Car buyers experiencing diesel doubt after emissions uproar

New survey finds motorists are shunning diesels after a spate of negative stories about the fuel's environmental impact

Emissions

Motorists are shunning diesel models over recent reports on the negative effects of their emissions, according to a new poll. A survey by Carbuyer.co.uk found 61 per cent of drivers had been put off choosing a diesel as their next model while analysis of Google search trends reveals buyers looking for hybrid cars in the first quarter of 2017 has more than doubled.

The findings are supported by figures from the Society of Motor Manufacturers and Traders (SMMT), which show diesel sales are down 9.2 per cent in February 2017 compared with February 2016. Sales of alternative-fuel vehicles such as hybrids and battery-powered cars were up 48.9 per cent over the same period.

Best low emissions cars

A third of respondents said they had been unaffected by recent, negative diesel cases while six per cent admitted they weren't aware of any news on the fuel. Recent headlines have included rumours of an extra diesel charge for parts of London and a potential diesel scrappage scheme.

Carbuyer editor, Stuart Milne, said: “Our poll and the SMMT’s sales data both suggest diesel’s unpopularity could well grow in the coming months. While diesel can still be a cost-effective choice for high-mileage motorists and those running larger cars, we regularly advise buyers that modern petrol, hybrid and plug-in vehicles can be a better option for shorter trips and urban motoring in particular.”

Diesel cars surged from making up around 10% of the new car market in the nineties to just under 50% today – in part thanks to tax incentives and a perception of diesel as being greener than petrol.

What is Adblue?

Since 2001, the UK’s road-tax system has incentivised the purchase of cars with low CO2 output, but a new system coming into force on 1 April sees cars emitting any amount of CO2 liable for at least a £140 annual charge. Only zero-emissions vehicles, such as electric cars, will escape.

While diesel engines don’t produce as much CO2, they’re more polluting than petrol engines in other ways, emitting relatively high levels of nitrogen oxide and particulate matter – microscopic pieces of soot – and this is where health concerns arise.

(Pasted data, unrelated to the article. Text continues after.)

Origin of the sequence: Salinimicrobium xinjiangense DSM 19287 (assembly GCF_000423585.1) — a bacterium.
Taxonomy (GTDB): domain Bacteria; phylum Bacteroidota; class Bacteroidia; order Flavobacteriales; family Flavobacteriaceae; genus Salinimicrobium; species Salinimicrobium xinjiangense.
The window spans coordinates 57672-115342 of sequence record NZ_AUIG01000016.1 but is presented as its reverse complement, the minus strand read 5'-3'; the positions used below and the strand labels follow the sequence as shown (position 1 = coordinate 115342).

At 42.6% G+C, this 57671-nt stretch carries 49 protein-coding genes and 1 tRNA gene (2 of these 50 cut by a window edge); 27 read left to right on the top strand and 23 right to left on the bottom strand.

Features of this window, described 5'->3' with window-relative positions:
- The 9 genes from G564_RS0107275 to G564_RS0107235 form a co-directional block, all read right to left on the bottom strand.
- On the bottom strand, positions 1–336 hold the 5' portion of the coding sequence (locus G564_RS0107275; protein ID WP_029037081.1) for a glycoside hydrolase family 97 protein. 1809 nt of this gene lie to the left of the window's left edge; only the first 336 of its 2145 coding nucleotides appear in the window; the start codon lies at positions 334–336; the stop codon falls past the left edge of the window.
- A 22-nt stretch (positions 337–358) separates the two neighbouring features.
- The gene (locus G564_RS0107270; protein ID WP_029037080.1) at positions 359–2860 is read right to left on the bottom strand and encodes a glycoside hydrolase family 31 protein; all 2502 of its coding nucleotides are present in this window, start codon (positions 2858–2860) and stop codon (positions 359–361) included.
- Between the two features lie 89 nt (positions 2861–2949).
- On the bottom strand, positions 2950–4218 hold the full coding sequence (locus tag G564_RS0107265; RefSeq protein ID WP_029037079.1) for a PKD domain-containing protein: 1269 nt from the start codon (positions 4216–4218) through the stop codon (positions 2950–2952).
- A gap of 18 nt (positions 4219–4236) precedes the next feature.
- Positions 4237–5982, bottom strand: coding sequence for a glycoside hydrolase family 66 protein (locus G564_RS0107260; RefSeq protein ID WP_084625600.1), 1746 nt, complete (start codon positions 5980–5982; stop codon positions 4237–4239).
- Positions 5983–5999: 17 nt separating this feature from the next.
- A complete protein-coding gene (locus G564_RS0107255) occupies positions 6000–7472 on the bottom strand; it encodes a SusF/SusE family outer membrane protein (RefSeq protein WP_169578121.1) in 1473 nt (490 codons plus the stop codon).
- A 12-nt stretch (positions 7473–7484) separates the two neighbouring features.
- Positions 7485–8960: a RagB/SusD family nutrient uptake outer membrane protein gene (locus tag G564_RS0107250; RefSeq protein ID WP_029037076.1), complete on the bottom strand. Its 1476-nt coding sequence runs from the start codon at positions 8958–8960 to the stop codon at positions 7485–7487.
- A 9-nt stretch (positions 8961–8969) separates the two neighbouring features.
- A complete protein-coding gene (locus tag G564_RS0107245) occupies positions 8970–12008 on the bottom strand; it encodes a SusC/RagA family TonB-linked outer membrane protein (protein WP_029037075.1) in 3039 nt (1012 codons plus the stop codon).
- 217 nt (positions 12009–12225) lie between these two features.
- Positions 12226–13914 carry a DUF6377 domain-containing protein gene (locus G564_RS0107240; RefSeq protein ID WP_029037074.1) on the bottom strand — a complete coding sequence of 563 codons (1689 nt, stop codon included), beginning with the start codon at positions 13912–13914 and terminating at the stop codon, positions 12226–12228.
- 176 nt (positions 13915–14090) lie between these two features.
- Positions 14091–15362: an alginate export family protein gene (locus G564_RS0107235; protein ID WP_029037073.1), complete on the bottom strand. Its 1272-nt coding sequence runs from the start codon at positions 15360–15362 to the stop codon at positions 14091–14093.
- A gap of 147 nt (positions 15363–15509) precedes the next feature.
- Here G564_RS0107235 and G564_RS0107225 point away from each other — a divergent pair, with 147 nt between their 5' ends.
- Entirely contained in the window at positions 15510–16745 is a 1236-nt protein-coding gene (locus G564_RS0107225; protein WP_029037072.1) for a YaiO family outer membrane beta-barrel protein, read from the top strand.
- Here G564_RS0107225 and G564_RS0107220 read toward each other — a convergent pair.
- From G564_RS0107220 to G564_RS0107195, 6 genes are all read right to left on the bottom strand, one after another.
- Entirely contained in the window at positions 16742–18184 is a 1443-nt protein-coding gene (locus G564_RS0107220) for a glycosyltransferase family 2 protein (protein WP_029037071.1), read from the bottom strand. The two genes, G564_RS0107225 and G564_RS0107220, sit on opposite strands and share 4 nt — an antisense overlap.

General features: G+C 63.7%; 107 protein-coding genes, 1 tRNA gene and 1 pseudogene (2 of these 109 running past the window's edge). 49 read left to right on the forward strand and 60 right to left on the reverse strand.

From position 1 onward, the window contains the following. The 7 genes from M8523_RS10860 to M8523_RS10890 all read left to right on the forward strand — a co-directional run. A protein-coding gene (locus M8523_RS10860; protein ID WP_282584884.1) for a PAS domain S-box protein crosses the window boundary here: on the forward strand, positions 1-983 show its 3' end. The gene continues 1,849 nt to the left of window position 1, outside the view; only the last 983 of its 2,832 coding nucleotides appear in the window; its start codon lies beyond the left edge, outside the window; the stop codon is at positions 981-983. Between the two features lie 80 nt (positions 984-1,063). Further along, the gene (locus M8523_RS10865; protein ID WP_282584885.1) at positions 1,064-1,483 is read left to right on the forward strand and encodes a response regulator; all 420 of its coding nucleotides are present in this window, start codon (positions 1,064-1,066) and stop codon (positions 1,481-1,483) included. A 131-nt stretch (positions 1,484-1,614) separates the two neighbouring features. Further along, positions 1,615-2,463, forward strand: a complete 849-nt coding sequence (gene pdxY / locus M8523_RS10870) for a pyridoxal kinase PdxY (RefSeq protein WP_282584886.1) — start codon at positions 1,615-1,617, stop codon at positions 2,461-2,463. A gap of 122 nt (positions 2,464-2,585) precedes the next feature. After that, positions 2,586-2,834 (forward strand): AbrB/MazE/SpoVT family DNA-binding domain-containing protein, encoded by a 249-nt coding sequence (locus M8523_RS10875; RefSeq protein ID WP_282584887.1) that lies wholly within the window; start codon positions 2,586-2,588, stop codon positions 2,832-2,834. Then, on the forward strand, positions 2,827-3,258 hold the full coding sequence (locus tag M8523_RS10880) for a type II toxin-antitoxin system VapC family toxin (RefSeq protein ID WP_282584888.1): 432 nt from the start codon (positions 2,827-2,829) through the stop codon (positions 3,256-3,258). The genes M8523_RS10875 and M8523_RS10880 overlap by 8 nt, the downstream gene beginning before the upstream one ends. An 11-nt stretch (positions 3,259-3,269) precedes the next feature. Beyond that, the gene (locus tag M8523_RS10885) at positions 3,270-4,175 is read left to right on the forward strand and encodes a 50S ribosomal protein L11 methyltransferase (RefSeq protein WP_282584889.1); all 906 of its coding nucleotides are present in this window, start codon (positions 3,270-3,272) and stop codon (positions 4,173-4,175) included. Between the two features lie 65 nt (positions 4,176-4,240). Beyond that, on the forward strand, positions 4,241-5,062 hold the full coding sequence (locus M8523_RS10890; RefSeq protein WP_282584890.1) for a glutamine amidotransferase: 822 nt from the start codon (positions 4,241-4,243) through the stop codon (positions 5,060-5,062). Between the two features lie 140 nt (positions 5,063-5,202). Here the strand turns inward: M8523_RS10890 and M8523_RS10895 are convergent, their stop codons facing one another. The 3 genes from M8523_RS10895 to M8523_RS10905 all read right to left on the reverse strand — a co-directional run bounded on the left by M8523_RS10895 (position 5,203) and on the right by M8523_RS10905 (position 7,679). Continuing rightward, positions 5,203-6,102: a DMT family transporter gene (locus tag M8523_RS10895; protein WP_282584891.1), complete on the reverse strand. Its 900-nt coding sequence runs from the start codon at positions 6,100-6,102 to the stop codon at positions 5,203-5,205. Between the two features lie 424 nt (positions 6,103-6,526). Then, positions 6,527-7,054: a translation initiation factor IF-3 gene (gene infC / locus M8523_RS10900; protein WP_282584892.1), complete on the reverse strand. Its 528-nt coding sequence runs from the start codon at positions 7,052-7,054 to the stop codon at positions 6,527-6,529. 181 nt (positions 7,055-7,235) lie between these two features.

Diesel exhaust fumes are recognised as posing a significant threat to human health, linked to everything from cancer and heart problems, to lung conditions such as asthma and bronchitis; there’s even evidence to suggest they play a role in the development of dementia.

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A 2016 study by the Royal College of Physicians and the Royal College of Paediatrics and Child Health, meanwhile, found 40,000 early deaths in the UK are due to air pollution, every year.

Tightening regulations are also increasing the list price of diesel cars, making them more expensive to buy. The latest diesel engines also use AdBlue, a chemical that’s injected into exhaust fumes to reduce the effects of pollutants, plus diesel fuel is more expensive to buy than petrol. All of this is expected to price diesel engines out of certain sectors of the market, and the diesel supermini is likely to become extinct within a few years.

Diesel ban: what next for diesel?

Dealers we spoke to said there had been a marked shift in attitude towards diesel cars among customers. "A few months ago, customers would look at the petrol and diesel models and decide on cost and fuel consumption,” said one. “Now some are just flat-out refusing to consider diesel, which is something we've never seen before. Those that don't refuse outright are more wary and are asking more questions.”

Another dealer we spoke to added: "We order new and used cars for stock weeks in advance and usually have the right mix of petrol and diesel models. But in the past few weeks there's been a real shift. The petrol cars are in short supply and there's a waiting list, but I could deliver a diesel tomorrow."

Would you be put off buying a diesel car? Let us know in the comments...

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